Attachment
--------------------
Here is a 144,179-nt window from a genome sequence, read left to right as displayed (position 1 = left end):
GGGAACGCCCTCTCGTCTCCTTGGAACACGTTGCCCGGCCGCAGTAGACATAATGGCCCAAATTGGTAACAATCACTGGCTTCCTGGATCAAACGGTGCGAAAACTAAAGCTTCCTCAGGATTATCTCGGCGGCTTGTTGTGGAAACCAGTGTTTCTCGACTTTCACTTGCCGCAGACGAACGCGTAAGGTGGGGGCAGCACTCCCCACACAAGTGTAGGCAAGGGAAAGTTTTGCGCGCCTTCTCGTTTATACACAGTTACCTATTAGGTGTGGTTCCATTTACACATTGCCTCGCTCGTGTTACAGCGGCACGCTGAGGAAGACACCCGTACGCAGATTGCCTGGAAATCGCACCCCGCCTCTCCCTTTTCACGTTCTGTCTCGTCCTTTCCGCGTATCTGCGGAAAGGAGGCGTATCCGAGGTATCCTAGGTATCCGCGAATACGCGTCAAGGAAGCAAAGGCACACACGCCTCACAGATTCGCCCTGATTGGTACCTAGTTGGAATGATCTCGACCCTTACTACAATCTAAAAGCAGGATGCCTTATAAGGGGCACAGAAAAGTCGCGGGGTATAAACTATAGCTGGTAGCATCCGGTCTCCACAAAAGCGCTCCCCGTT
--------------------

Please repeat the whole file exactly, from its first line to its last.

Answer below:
Here is a 144,179-nt window from a genome sequence, read left to right as displayed (position 1 = left end):
GGGAACGCCCTCTCGTCTCCTTGGAACACGTTGCCCGGCCGCAGTAGACATAATGGCCCAAATTGGTAACAATCACTGGCTTCCTGGATCAAACGGTGCGAAAACTAAAGCTTCCTCAGGATTATCTCGGCGGCTTGTTGTGGAAACCAGTGTTTCTCGACTTTCACTTGCCGCAGACGAACGCGTAAGGTGGGGGCAGCACTCCCCACACAAGTGTAGGCAAGGGAAAGTTTTGCGCGCCTTCTCGTTTATACACAGTTACCTATTAGGTGTGGTTCCATTTACACATTGCCTCGCTCGTGTTACAGCGGCACGCTGAGGAAGACACCCGTACGCAGATTGCCTGGAAATCGCACCCCGCCTCTCCCTTTTCACGTTCTGTCTCGTCCTTTCCGCGTATCTGCGGAAAGGAGGCGTATCCGAGGTATCCTAGGTATCCGCGAATACGCGTCAAGGAAGCAAAGGCACACACGCCTCACAGATTCGCCCTGATTGGTACCTAGTTGGAATGATCTCGACCCTTACTACAATCTAAAAGCAGGATGCCTTATAAGGGGCACAGAAAAGTCGCGGGGTATAAACTATAGCTGGTAGCATCCGGTCTCCACAAAAGCGCTCCCCGTT